The report reveals that overall, 27 percent of the miles of stream in the lower 48 states are at high or very high risk of current habitat degradation and an additional 29 percent are at moderate risk of current habitat degradation.
Over the past year, visitors to the EcoBlu blog have been reading about the “Native Fish Restoration” projects ongoing in Montana and elsewhere. These controversial projects involve clear-cutting the aquatic ecosystem with poison and then restocking with a fish monoculture. Increasingly, government agencies and conservation groups are promoting the 60-year-old practice as necessary to avoid species extinction at the hands of so-called “invasive” or “non-native” fish.
It is widely known that habitat destruction is the single greatest factor contributing to the current global species extinction problem (Pimm & Raven, 2000, pp. 843-845), NOT threats by invasive species. Habitatloss is due to growth of human populations including increased impacts resulting from agriculture and development.
Habitat destruction is “the process in which natural habitat is rendered functionally unable to support the species present. In this process, the organisms which previously used the site are displaced or destroyed, reducing biodiversity.” If this sounds like a description for many ”native fish restoration” management plans, it is.
The crude and outdated technique of poisoning waterways and stocking fish from hatcheries further damages these critical at-risk native habitats. And while the technical simplicity of these “native fish restoration plans” may appear initially attractive, the poisoning/stocking efforts do not reduce habitat loss, do not reduce habitat damage, and do not diminish habitat fragmentation.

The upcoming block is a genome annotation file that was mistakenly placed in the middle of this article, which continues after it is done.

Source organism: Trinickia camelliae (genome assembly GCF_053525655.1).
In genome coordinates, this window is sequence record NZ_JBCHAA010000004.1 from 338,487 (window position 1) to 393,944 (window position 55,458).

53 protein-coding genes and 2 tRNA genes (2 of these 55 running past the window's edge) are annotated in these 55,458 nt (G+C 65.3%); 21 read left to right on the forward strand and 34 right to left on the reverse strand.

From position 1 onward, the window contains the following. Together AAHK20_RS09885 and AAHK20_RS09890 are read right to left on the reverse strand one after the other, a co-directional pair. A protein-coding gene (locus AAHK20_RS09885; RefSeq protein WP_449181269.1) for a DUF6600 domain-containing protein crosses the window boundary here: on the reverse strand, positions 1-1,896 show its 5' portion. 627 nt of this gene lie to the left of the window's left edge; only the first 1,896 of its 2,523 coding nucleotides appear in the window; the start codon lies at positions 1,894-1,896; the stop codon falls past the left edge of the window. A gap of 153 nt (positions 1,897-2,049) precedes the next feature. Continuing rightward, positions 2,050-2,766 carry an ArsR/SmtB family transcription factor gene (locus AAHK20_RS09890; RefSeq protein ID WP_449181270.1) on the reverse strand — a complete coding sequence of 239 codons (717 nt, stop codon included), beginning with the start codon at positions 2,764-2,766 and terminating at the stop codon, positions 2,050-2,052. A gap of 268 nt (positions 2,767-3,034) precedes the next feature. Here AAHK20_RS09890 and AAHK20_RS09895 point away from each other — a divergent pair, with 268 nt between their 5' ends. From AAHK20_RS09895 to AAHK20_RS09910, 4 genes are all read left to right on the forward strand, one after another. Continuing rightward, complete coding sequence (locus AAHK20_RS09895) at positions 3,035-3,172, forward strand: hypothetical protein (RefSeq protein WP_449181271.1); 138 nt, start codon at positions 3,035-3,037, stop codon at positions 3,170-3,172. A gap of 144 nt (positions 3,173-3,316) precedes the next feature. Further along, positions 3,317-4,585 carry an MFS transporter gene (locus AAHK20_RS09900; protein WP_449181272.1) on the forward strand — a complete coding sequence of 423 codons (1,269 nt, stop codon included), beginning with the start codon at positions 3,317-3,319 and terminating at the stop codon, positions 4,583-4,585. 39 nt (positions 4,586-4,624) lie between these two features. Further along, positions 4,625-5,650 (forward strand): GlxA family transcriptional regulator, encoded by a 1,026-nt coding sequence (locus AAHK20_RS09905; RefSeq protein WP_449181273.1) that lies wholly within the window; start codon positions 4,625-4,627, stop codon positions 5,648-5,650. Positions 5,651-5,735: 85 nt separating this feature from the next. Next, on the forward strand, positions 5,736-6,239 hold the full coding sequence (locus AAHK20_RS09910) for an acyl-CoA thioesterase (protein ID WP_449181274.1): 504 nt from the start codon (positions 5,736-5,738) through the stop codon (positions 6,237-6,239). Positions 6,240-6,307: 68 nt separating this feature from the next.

Clearly, our priority should be to do what was recommended by scientists writing in the Journal of Wildlife Management in 1997: “Conservation efforts should be aimed foremost at stopping habitat loss and at habitat restoration.” This solid and implementable native species conservation recommendation promotes biodiversity (and ecosystem integrity, resiliency and stability) ultimately helping to prevent extinctions.
Effective wetland enhancement and management requires an understanding of the interrelationships among habitats and resources needed by wetland wildlife to survive and reproduce. Optimizing value and use of wetlands is possible only if wetland structure and function is integrated with knowledge of habitat requirements and life-cycle events of wildlife.
A successfully managed wetland contains foods and cover of the type, quality and distribution that are the same, or functionally similar, to those found in natural, unmanaged wetlands. Creation, enhancement and management of wetlands should aim to provide resources that meet the physiological and behavioral needs of wildlife and emphasize the creation or restoration of natural wetland functions.
The capability of flight allows ducks and geese to exploit a variety of habitats in close proximity. Dabbling ducks use wetlands within an 8-mile radius to meet daily nutritional and physiological requirements. For this reason, providing a complex of different wetland types in a localized area often increases the overall diversity and density of waterfowl species. Wetlands are highly dynamic systems. The productivity and use of wetlands varies among years as well. Therefore, consistent, maximum use or production from any wetland every year should not be expected. The goal is to develop a healthy functioning wetland complex that provides the necessary habitat components to encourage waterfowl use. Request Free Report